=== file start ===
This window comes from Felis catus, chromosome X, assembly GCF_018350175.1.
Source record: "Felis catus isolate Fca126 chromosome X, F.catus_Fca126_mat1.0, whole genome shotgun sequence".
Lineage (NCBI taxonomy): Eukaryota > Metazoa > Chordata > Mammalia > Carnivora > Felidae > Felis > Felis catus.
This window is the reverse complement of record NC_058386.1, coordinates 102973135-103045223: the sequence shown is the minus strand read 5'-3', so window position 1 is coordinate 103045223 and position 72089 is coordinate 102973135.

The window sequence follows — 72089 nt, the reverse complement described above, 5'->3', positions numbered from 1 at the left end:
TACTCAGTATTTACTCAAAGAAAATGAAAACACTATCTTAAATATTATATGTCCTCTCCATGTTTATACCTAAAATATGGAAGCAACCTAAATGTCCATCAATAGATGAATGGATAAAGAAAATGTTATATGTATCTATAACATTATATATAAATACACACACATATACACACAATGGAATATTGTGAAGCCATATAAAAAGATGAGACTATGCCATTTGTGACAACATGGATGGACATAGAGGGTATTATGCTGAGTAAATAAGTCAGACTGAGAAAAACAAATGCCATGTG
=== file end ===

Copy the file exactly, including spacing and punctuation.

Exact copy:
This window comes from Felis catus, chromosome X, assembly GCF_018350175.1.
Source record: "Felis catus isolate Fca126 chromosome X, F.catus_Fca126_mat1.0, whole genome shotgun sequence".
Lineage (NCBI taxonomy): Eukaryota > Metazoa > Chordata > Mammalia > Carnivora > Felidae > Felis > Felis catus.
This window is the reverse complement of record NC_058386.1, coordinates 102973135-103045223: the sequence shown is the minus strand read 5'-3', so window position 1 is coordinate 103045223 and position 72089 is coordinate 102973135.

The window sequence follows — 72089 nt, the reverse complement described above, 5'->3', positions numbered from 1 at the left end:
TACTCAGTATTTACTCAAAGAAAATGAAAACACTATCTTAAATATTATATGTCCTCTCCATGTTTATACCTAAAATATGGAAGCAACCTAAATGTCCATCAATAGATGAATGGATAAAGAAAATGTTATATGTATCTATAACATTATATATAAATACACACACATATACACACAATGGAATATTGTGAAGCCATATAAAAAGATGAGACTATGCCATTTGTGACAACATGGATGGACATAGAGGGTATTATGCTGAGTAAATAAGTCAGACTGAGAAAAACAAATGCCATGTG